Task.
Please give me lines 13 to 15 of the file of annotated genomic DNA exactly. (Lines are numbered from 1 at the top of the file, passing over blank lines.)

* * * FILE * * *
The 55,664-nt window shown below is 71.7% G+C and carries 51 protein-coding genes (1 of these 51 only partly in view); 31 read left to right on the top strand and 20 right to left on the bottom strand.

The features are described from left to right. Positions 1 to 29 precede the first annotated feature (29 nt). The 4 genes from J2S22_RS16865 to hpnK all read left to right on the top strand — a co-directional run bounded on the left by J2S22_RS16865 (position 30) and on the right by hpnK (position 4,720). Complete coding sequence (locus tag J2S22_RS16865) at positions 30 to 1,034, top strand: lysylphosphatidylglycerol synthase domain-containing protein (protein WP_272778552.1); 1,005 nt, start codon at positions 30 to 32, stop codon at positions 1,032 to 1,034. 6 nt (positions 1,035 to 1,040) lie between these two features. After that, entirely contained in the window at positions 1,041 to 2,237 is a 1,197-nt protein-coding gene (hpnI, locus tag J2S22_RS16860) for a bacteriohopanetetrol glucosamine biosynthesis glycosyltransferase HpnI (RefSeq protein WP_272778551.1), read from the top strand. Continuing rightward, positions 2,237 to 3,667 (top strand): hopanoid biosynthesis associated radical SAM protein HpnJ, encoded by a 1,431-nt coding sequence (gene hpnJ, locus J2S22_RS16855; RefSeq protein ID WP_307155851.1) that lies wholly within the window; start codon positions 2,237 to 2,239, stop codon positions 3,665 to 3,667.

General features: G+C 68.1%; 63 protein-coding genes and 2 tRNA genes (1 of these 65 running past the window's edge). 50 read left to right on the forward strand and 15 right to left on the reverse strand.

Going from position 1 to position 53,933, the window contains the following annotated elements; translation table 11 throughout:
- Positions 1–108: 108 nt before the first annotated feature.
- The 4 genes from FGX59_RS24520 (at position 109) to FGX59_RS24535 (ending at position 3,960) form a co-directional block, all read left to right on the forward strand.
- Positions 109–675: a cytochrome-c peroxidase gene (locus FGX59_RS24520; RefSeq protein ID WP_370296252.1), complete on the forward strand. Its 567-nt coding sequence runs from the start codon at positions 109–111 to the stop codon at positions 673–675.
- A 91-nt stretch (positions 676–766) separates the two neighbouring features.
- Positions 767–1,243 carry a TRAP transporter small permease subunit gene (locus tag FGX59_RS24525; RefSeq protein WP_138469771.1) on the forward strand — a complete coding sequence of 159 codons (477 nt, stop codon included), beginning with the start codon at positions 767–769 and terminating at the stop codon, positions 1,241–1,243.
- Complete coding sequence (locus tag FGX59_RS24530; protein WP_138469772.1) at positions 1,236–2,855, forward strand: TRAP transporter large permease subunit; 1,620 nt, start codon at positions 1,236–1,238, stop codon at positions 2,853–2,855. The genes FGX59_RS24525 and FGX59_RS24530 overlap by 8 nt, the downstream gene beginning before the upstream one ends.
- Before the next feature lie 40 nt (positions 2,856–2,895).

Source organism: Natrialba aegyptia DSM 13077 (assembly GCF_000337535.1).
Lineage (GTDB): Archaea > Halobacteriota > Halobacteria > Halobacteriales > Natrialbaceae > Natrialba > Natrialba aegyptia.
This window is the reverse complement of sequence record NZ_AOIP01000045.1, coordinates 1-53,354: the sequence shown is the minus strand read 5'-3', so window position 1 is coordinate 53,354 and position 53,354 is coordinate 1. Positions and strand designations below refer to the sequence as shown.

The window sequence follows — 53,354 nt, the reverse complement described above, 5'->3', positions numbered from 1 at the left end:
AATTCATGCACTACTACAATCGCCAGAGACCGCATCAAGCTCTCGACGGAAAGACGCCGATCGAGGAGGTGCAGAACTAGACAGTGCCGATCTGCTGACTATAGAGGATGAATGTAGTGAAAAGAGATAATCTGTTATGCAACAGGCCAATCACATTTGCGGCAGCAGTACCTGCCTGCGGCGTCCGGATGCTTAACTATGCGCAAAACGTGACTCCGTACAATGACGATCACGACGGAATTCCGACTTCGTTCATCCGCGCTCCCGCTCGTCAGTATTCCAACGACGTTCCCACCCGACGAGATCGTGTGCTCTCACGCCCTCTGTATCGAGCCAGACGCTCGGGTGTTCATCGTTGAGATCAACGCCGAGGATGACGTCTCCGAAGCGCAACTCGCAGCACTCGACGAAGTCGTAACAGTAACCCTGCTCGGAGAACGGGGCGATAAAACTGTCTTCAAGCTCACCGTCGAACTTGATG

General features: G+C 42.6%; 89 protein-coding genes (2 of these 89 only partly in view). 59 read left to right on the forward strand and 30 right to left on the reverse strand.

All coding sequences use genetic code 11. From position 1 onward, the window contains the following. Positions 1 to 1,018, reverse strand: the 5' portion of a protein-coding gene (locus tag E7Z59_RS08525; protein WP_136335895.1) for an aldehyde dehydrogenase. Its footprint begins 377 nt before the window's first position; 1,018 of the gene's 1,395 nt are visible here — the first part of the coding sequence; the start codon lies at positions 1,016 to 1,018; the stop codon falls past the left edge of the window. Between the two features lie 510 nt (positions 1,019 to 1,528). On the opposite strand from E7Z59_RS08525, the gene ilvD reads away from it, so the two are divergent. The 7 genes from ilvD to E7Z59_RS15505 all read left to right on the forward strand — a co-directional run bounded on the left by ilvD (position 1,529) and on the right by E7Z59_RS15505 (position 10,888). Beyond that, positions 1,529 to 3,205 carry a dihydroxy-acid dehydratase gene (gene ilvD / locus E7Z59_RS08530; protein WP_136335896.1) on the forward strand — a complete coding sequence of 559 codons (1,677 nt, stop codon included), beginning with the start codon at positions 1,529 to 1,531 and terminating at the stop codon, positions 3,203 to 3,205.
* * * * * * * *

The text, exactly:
Lineage (GTDB): Archaea > Halobacteriota > Halobacteria > Halobacteriales > Natrialbaceae > Natrialba > Natrialba aegyptia.
This window is the reverse complement of sequence record NZ_AOIP01000045.1, coordinates 1-53,354: the sequence shown is the minus strand read 5'-3', so window position 1 is coordinate 53,354 and position 53,354 is coordinate 1. Positions and strand designations below refer to the sequence as shown.

The window sequence follows — 53,354 nt, the reverse complement described above, 5'->3', positions numbered from 1 at the left end: